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  • You must spend the $300 travel credit before earning 3x points for travel and dining
  • No automatic hotel elite status
  • Earn 80,000 bonus points after you spend $4,000 on purchases in the first 3 months from account opening. That's $1,200 toward travel when you redeem through Chase Ultimate Rewards®
  • $300 Annual Travel Credit as reimbursement for travel purchases charged to your card each account anniversary year.
  • Earn 5x total points on flights and 10x total points on hotels and car rentals when you purchase travel through Chase Ultimate Rewards® immediately after the first $300 is spent on travel purchases annually. Earn 3x points on other travel and dining & 1 point per $1 spent on all other purchases
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Best premium travel card for value
TPG Editor‘s Rating
Card Rating is based on the opinion of TPG‘s editors and is not influenced by the card issuer.
4 / 5
Go to review

Rewards Rate

10xEarn 10x total points on hotels and car rentals when you purchase travel through Chase Ultimate Rewards®.
5xEarn 5x total points on flights through Chase Ultimate Rewards®.
3xEarn 3x points on other travel and dining.
1xEarn 1 point per $1 spent on all other purchases
  • Intro Offer
    Earn 80,000 bonus points after you spend $4,000 on purchases in the first 3 months from account opening. That's $1,200 toward travel when you redeem through Chase Ultimate Rewards®

    80,000 bonus points
  • Annual Fee

    $550
  • Recommended Credit
    Credit ranges are a variation of FICO© Score 8, one of many types of credit scores lenders may use when considering your credit card application.

    740-850
    Excellent

Why We Chose It

If you are looking to take your premium rewards to the highest level, this card is really a no brainer in our eyes. Chase's Ultimate Rewards make points easy to redeem, with a wide range of 10 airline and three hotel transfer partners and a friendly user interface. Despite the high annual fee, Chase is consistently adding new benefits to keep the card competitive in a fierce premium rewards field.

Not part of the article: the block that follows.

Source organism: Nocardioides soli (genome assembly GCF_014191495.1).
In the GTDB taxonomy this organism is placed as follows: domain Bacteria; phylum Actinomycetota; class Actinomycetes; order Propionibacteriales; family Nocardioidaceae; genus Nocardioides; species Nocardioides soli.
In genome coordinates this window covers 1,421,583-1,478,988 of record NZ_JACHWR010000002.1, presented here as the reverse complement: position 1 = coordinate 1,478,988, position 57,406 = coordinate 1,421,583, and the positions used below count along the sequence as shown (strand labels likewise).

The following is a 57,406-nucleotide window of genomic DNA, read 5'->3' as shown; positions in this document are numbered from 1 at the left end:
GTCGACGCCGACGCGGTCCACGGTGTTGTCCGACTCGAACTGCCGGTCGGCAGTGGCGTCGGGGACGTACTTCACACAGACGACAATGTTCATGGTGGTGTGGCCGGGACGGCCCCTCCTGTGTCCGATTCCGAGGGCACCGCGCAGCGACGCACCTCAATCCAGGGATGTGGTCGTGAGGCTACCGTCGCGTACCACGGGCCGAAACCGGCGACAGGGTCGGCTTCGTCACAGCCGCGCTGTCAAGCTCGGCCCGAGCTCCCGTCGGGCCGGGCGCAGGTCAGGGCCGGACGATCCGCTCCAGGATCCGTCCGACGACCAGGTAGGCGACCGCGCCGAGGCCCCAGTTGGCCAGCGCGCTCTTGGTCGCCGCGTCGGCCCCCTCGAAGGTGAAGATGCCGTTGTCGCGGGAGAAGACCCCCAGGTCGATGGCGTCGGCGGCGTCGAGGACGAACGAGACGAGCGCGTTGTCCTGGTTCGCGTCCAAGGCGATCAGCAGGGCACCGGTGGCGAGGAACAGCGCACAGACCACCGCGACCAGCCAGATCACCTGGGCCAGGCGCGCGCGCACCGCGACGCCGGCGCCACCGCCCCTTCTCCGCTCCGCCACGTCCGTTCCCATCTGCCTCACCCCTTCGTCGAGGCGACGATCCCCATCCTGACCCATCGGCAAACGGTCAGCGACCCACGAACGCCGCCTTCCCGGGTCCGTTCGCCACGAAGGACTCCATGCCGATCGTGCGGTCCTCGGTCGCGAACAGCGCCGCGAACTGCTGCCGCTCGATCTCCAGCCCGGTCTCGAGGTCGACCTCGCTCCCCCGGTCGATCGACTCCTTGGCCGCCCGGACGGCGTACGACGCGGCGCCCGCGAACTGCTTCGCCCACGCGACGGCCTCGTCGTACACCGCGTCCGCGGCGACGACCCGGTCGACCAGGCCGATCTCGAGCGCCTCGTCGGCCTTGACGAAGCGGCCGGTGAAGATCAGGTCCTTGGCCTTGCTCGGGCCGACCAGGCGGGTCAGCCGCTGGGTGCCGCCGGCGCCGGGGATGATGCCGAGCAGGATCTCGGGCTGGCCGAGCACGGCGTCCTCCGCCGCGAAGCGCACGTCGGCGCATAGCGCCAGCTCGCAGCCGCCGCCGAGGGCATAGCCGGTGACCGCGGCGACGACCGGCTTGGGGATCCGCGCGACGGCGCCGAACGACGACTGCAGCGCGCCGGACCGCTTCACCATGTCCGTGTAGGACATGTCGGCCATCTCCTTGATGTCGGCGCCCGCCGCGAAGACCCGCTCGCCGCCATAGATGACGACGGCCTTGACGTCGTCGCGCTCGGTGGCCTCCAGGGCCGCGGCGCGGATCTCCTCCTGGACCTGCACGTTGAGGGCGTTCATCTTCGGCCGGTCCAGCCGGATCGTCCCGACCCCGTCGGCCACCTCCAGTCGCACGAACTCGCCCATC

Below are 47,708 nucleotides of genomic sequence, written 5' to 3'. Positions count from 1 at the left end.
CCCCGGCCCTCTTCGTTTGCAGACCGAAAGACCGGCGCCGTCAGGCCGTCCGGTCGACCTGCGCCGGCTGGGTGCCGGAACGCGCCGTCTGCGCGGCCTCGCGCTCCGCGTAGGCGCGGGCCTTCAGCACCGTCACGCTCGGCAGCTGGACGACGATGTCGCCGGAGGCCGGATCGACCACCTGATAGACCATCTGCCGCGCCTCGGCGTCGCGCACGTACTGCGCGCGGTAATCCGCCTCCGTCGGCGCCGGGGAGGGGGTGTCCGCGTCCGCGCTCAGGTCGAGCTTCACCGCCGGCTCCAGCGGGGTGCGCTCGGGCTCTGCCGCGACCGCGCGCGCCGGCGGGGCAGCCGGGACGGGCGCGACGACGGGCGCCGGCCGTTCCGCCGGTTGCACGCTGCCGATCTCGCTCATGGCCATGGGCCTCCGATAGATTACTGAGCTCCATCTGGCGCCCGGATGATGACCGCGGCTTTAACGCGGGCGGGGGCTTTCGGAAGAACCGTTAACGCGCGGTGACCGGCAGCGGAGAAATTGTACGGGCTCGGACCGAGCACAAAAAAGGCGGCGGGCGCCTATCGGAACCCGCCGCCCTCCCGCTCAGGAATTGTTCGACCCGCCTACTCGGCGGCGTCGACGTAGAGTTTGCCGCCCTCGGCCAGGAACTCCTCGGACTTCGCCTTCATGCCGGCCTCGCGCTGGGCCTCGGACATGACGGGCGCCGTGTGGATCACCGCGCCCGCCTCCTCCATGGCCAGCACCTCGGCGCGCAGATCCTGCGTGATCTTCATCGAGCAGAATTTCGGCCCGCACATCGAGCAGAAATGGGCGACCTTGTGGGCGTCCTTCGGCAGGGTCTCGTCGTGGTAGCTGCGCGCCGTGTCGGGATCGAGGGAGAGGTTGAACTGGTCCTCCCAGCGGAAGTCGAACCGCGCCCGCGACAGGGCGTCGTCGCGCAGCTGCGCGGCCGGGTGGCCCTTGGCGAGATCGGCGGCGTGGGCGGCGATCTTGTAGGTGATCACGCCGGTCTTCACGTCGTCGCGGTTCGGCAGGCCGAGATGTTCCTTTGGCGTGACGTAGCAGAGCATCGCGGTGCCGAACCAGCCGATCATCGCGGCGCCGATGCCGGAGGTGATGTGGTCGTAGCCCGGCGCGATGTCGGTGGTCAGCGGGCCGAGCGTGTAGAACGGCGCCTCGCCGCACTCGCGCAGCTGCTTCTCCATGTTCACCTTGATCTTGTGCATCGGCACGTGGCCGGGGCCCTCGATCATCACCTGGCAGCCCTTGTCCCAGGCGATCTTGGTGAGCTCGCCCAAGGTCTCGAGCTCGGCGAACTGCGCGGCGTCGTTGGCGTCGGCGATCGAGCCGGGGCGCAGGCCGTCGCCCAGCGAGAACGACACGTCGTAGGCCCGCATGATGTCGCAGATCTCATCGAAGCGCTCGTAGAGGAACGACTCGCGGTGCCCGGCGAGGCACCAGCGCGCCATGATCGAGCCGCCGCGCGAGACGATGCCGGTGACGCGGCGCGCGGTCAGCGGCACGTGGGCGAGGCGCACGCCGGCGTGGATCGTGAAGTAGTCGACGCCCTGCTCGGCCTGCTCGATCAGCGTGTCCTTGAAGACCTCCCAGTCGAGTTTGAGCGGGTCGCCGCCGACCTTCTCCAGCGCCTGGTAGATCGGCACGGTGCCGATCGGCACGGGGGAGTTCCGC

Pros

  • $300 annual travel credit as reimbursement for travel purchases charged to your card each account anniversary year
  • Access to Chase Ultimate Rewards hotel and airline travel partners
  • Unlimited 3x points on the broad category of travel and dining
  • 50% more value when you redeem your points for travel through Chase Ultimate Rewards®
  • Broad definitions for travel and dining bonus categories

Cons

  • Steep $550 annual fee
  • May not make sense for people that don't travel frequently
  • You must spend the $300 travel credit before earning 3x points for travel and dining
  • No automatic hotel elite status
  • Earn 80,000 bonus points after you spend $4,000 on purchases in the first 3 months from account opening. That's $1,200 toward travel when you redeem through Chase Ultimate Rewards®
  • $300 Annual Travel Credit as reimbursement for travel purchases charged to your card each account anniversary year.
  • Earn 5x total points on flights and 10x total points on hotels and car rentals when you purchase travel through Chase Ultimate Rewards® immediately after the first $300 is spent on travel purchases annually. Earn 3x points on other travel and dining & 1 point per $1 spent on all other purchases
  • Get 50% more value when you redeem your points for travel through Chase Ultimate Rewards®. For example, 80,000 points are worth $1,200 toward travel
  • 1:1 point transfer to leading airline and hotel loyalty programs
  • Access to 1,300+ airport lounges worldwide after an easy, one-time enrollment in Priority Pass™ Select and up to $100 application fee credit every four years for Global Entry, NEXUS, or TSA PreCheck®
  • Count on Trip Cancellation/Interruption Insurance, Auto Rental Collision Damage Waiver, Lost Luggage Insurance and more